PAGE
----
PFF scouting report: Nelson Spruce, WR, Colorado

Gordon McGuinness and the PFF draft crew break down the play of WR Nelson Spruce ahead of the 2016 NFL draft.

| 1 year ago
(Photo by Joe Robbins/Getty Images)

(Photo by Joe Robbins/Getty Images)

PFF scouting report: Nelson Spruce, WR, Colorado

Below is the PFF draft profile for Colorado receiver Nelson Spruce, which incorporates PFF’s college grades and scouting intel from our team of analysts. To see all of PFF’s 2016 scouting reports, click here.

Position fit:

Spent 809 of his 912 snaps at outside wide receiver, but did have success on 95 snaps from the slot, so has some versatility.

Stats to know:

Dropped just four of the 93 catchable passes thrown his way in 2015.

What he does best:

• Uses his body well to shield defenders from the ball. This helped him catch 84 percent of the passes thrown his way on hitch routes this past season.

• Not afraid to go across the middle—admittedly, on a small sample size—hauling in all five of the catchable passes thrown his way on crossing routes in 2015.

• Very safe pair of hands over the past two seasons, dropping just seven of the 202 catchable passes thrown his way.

• Smart route-runner who creates space for himself with clean cuts, helping him catch 22 passes on in- or out- routes in 2015.

• Reliable possession receiver. Averaged 11.9 yards per catch in 2015 and 11.3 in 2014. Might not be a game-breaker, but consistently helped the Colorado offense move the chains.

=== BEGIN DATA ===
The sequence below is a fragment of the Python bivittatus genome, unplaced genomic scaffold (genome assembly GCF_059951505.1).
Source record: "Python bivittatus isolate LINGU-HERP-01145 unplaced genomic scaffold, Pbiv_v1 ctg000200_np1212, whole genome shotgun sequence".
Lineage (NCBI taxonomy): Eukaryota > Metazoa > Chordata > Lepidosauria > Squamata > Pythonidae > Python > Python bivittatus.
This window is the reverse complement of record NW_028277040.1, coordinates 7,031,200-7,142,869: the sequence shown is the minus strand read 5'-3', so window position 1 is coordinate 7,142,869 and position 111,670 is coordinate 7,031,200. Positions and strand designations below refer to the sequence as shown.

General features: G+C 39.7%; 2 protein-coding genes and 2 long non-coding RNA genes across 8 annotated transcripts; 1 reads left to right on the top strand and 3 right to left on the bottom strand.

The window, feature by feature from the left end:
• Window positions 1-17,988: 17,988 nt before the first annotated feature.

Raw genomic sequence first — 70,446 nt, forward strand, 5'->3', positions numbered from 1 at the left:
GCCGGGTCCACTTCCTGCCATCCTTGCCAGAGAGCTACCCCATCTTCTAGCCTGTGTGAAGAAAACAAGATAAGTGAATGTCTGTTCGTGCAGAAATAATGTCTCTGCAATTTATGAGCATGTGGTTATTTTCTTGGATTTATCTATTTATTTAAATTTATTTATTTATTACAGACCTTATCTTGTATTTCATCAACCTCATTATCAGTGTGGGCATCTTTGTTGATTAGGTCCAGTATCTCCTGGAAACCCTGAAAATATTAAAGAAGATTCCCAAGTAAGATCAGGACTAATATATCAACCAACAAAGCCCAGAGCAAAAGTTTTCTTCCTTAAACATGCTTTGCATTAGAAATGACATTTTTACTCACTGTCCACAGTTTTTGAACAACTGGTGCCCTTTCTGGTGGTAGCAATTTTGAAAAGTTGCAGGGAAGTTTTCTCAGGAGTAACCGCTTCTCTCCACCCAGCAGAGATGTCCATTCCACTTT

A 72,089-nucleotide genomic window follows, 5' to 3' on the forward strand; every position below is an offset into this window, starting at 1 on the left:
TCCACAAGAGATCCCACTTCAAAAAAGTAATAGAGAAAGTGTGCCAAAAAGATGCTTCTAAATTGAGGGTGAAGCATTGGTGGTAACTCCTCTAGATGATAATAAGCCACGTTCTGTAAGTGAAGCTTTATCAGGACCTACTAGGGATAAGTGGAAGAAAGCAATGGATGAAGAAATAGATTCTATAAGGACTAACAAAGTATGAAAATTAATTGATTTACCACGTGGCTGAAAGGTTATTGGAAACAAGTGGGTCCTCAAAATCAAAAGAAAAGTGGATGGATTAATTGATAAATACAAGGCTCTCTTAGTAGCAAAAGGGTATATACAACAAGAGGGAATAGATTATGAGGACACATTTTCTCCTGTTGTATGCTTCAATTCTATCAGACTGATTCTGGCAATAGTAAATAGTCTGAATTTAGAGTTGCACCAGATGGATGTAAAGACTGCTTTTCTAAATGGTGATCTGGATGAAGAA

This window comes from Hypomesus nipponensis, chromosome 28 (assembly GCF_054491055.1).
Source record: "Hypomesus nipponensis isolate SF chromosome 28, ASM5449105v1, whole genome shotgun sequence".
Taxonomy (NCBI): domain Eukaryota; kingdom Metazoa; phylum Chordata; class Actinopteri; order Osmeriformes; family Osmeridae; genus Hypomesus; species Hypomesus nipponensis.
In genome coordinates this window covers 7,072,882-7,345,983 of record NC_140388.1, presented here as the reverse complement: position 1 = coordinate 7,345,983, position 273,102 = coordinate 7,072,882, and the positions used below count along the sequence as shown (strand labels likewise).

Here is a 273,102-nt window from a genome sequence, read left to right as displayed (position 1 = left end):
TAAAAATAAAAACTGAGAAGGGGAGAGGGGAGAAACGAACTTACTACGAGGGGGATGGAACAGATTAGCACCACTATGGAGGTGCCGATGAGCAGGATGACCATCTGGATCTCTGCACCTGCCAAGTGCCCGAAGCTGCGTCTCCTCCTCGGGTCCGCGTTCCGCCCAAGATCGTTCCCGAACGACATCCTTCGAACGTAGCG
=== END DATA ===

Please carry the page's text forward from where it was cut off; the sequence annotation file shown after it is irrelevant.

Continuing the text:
Biggest concerns:

• He’s not going to blow anyone away as an athlete. Timed speed in the 40-yard dash was just 4.69, and we saw that on the field as he struggled to gain separation deep when running go-routes, catching just 27 percent of the passes thrown his way there.

• Not really a home-run threat. Had one reception of 50 yards, but no others longer than 28. Will get what the defense gives him, and maybe a little bit more, buts that’s all.

• Best role might be from the slot, given how well he can shield defenders from the ball and his lack of straight-line speed. The trouble with that is that with just 95 snaps from the slot in 2015, we’re dealing with a very small sample size.

Pro style comparison:

Anquan Boldin. Let’s not get confused here, Spruce is unlikely to walk into the NFL and have as impressive of a rookie campaign as Boldin did. There are similarities, though, and the former Pro-Bowl wide receiver should be looked at as a potential ceiling for Spruce. He didn’t have the speed to burn deep, but knew how to use his body and was often open without actually being open.

Bottom line:

Spruce is a limited receiver, who likely won’t hear his name called until the third day of the draft. He’s not going to blow anyone away as an athlete, but there is something there when it comes to his ability to find space in zones and use his body to shield defenders away from the football. He’ll need to develop in the NFL, but he has a chance to catch on with the right team.

  • Tim Edell

    I think Spruce is probably a 7th rounder. He will have a lot of trouble gaining separation in the NFL but I do agree that his best position may be in the slot.